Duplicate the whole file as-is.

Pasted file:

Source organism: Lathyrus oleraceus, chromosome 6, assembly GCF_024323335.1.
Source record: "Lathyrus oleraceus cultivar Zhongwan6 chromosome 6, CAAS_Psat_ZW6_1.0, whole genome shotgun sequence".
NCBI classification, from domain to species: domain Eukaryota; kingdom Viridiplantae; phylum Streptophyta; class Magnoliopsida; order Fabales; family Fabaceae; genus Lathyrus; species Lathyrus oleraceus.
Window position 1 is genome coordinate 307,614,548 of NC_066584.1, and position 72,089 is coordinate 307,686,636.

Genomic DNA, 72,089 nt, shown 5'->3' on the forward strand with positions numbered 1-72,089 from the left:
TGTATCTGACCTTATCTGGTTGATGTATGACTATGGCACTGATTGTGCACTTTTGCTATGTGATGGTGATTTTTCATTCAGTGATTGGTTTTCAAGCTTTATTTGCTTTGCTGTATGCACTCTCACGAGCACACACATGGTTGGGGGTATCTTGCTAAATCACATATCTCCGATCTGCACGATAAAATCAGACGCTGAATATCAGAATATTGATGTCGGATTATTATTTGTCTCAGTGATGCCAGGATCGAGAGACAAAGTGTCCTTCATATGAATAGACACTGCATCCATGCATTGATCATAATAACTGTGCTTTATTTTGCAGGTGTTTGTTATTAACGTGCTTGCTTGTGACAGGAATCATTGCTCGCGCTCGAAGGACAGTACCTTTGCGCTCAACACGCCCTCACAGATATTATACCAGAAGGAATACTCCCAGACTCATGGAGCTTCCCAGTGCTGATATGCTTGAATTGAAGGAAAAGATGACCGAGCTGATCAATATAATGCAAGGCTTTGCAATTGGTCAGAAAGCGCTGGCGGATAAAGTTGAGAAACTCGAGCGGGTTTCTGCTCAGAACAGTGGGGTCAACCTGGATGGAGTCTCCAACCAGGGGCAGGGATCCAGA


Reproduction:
Source organism: Lathyrus oleraceus, chromosome 6, assembly GCF_024323335.1.
Source record: "Lathyrus oleraceus cultivar Zhongwan6 chromosome 6, CAAS_Psat_ZW6_1.0, whole genome shotgun sequence".
NCBI classification, from domain to species: domain Eukaryota; kingdom Viridiplantae; phylum Streptophyta; class Magnoliopsida; order Fabales; family Fabaceae; genus Lathyrus; species Lathyrus oleraceus.
Window position 1 is genome coordinate 307,614,548 of NC_066584.1, and position 72,089 is coordinate 307,686,636.

Genomic DNA, 72,089 nt, shown 5'->3' on the forward strand with positions numbered 1-72,089 from the left:
TGTATCTGACCTTATCTGGTTGATGTATGACTATGGCACTGATTGTGCACTTTTGCTATGTGATGGTGATTTTTCATTCAGTGATTGGTTTTCAAGCTTTATTTGCTTTGCTGTATGCACTCTCACGAGCACACACATGGTTGGGGGTATCTTGCTAAATCACATATCTCCGATCTGCACGATAAAATCAGACGCTGAATATCAGAATATTGATGTCGGATTATTATTTGTCTCAGTGATGCCAGGATCGAGAGACAAAGTGTCCTTCATATGAATAGACACTGCATCCATGCATTGATCATAATAACTGTGCTTTATTTTGCAGGTGTTTGTTATTAACGTGCTTGCTTGTGACAGGAATCATTGCTCGCGCTCGAAGGACAGTACCTTTGCGCTCAACACGCCCTCACAGATATTATACCAGAAGGAATACTCCCAGACTCATGGAGCTTCCCAGTGCTGATATGCTTGAATTGAAGGAAAAGATGACCGAGCTGATCAATATAATGCAAGGCTTTGCAATTGGTCAGAAAGCGCTGGCGGATAAAGTTGAGAAACTCGAGCGGGTTTCTGCTCAGAACAGTGGGGTCAACCTGGATGGAGTCTCCAACCAGGGGCAGGGATCCAGA